Rape and Domestic Violence: The law criminalizes rape, including spousal rape, and the government enforced the law effectively. The laws of individual states and territories provide the penalties for rape. Maximum penalties range from 12 years’ to life imprisonment, depending on the jurisdiction and aggravating factors.
The law prohibits violence against women, including domestic abuse, and the government enforced the law. Violence against women remained a problem, particularly in indigenous communities.
According to the government, approximately one in three women experienced physical violence, and nearly one in five experienced sexual violence since the age of 15 years. In July the ABS reported that in 2015 police recorded 21,380 cases of sexual assault, of which 82 percent of the victims were women. Two-thirds of sexual assaults occurred in a residential location.
In 2015, there were 158 homicides linked to family and domestic violence; 103 of the victims were female. In September 2015, in its first major policy initiative, the government under Prime Minister Turnbull announced a policy package of A$100 million ($75 million) to address the threat of domestic violence, particularly against women. Federal and state governments funded programs to combat domestic violence and provide support for victims, including funding for numerous women’s shelters. Police received training in responding to domestic violence. Federal, state, and territorial governments collaborated on the National Plan to Reduce Violence against Women and their Children 2010-22, the first effort to coordinate action at all levels of government to reduce violence against women.
Female Genital Mutilation/Cutting (FGM/C): FGM/C is a criminal act in all states and territories of the country, and these laws apply extraterritoriality to protect citizens or residents from being subjected to FGM/C overseas. In June a court sentenced a Muslim leader to at least 11 months in jail for covering up FGM/C offenses against two sisters in Wollongong and Sydney between 2009 and 2012. The court sentenced the girls’ mother, and the woman who carried out the procedure, to 11 months home detention. It was the country’s first FGM/C trial. In 2013 the government held a national summit on FGM/C and subsequently announced a National Compact on Female Genital Mutilation. In 2013 the government announced it would provide A$1 million ($750,000) for 15 new projects aimed at ending FGM/C among citizens whether they lived domestically or abroad.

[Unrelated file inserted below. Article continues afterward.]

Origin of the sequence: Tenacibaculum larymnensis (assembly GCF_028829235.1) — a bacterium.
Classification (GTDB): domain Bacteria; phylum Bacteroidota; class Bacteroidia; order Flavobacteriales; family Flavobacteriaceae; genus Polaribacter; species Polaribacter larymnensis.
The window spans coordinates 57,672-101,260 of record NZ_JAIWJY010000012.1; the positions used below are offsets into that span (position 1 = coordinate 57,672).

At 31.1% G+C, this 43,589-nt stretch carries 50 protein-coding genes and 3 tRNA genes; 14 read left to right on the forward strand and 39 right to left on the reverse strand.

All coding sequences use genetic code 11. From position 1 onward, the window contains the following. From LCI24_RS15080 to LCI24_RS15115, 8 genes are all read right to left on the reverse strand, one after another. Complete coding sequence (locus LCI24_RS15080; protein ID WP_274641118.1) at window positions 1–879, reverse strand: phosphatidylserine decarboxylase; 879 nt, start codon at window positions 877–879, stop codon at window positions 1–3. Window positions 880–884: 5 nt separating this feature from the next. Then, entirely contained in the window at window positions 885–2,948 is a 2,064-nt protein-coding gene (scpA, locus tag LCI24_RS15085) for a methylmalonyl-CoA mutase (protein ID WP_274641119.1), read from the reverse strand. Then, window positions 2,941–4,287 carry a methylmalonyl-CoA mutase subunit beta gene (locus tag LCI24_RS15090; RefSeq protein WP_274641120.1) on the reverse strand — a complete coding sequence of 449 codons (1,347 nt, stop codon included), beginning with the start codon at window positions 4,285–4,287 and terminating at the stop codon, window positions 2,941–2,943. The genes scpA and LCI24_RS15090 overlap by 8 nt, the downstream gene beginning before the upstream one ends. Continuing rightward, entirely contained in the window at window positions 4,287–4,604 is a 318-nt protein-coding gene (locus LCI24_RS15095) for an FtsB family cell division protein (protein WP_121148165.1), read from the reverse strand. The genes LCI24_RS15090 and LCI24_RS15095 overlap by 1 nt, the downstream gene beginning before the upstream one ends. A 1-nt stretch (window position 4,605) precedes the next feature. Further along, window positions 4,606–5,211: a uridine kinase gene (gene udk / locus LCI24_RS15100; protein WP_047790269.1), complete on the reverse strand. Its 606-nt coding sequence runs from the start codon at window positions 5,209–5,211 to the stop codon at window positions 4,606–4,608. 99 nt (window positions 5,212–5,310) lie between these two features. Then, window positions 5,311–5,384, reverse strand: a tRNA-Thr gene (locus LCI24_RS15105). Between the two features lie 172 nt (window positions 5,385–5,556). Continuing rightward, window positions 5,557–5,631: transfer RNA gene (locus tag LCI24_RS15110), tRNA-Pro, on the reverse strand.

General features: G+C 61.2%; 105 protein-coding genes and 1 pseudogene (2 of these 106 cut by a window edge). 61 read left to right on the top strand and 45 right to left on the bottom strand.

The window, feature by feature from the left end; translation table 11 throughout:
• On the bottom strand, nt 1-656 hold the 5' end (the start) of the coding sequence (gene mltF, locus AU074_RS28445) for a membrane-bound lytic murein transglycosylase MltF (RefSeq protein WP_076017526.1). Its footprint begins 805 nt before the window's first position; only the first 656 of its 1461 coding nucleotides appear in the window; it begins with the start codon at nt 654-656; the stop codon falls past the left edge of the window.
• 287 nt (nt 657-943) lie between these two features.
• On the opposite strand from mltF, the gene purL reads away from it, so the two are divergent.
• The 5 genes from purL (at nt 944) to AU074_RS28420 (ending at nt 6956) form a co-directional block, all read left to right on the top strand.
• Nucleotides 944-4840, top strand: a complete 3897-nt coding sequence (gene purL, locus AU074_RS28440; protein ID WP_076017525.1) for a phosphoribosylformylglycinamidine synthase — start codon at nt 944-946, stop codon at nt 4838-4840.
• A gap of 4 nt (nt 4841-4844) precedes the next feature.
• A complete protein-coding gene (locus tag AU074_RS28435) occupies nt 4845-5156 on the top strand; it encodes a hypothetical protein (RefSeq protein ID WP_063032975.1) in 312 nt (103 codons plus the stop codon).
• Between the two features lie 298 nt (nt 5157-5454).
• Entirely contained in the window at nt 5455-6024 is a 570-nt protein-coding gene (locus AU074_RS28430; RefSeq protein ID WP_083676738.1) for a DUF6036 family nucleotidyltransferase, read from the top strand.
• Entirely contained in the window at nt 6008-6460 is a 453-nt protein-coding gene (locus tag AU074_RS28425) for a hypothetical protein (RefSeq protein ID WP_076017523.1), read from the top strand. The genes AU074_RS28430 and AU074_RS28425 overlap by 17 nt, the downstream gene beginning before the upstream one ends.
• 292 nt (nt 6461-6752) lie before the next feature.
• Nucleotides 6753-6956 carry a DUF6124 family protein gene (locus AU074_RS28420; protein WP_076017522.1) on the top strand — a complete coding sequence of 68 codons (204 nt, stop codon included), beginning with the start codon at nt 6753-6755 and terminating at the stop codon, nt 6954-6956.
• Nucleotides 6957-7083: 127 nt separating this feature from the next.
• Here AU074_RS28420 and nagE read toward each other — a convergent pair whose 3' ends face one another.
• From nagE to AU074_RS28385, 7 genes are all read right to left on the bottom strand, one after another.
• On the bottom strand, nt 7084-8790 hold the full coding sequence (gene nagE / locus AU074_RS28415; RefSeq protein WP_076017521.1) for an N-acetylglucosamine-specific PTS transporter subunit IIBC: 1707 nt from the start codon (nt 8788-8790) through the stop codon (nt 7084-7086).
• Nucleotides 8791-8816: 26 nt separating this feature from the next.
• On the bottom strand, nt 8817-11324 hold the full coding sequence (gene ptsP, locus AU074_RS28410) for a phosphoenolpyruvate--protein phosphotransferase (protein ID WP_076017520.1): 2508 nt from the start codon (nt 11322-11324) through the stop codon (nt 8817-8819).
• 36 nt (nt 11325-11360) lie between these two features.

Sexual Harassment: The law prohibits sexual harassment. Complaints of sexual harassment can lead to criminal proceedings or disciplinary action against the defendant and compensation claims by the plaintiff. The HRC receives complaints of sexual harassment as well as sex discrimination. The HRC received 212 complaints of sexual harassment during 2014-15; however, separate statistics on resolution of harassment complaints were not available.
An independent review of the Victoria Police Department released in December 2015 found workplace sexual harassment to be an endemic problem despite more than 30 years of legislation prohibiting sex based discrimination. The Victorian Equal Opportunity and Human Rights Commission found evidence that of more than 5,000 participants surveyed, 40 percent of women and 7 percent of men had experienced sexual harassment. The review found evidence of chronic underreporting with victims afraid of negative professional and personal consequences resulting from making a complaint.
Reproductive Rights: Couples and individuals have the right to decide freely the number, spacing, and timing of their children; manage their reproductive health; and to have the information and means to do so, free from discrimination, coercion, or violence. State and territorial governments provided comprehensive sex education and sexual health and family planning services. Women had access to contraception and skilled medical care, including essential prenatal, obstetric, and postpartum care. Indigenous persons in isolated communities had more difficulty accessing such services than the population in general. Cultural factors and language barriers also inhibited use of sexual health and family planning services by indigenous persons, and rates of sexually transmitted diseases and teenage pregnancy among the indigenous population were higher than among the general population.
Discrimination: The law provided for the same legal status and rights for women as for men, including under laws related to family, religion, personal status, labor, property, nationality, and inheritance, as well as employment, credit, pay, owning and/or managing businesses, education, and housing. Employment discrimination against women occurred, and there was a much-publicized “gender pay gap” (see section 7.d.). The HRC received 453 complaints under the Sex Discrimination Act from 2014-15, including 358 from women.
There were well-organized and effective public and private women’s rights organizations at the federal, state, and local levels. The federal sex discrimination commissioner of the HRC undertakes research, formulates policy, and conducts educational work designed to eliminate gender discrimination. The Office for Women, under the Department of the Prime Minister and Cabinet, focuses on reducing violence against women, promoting women’s economic security, and enhancing the status of women.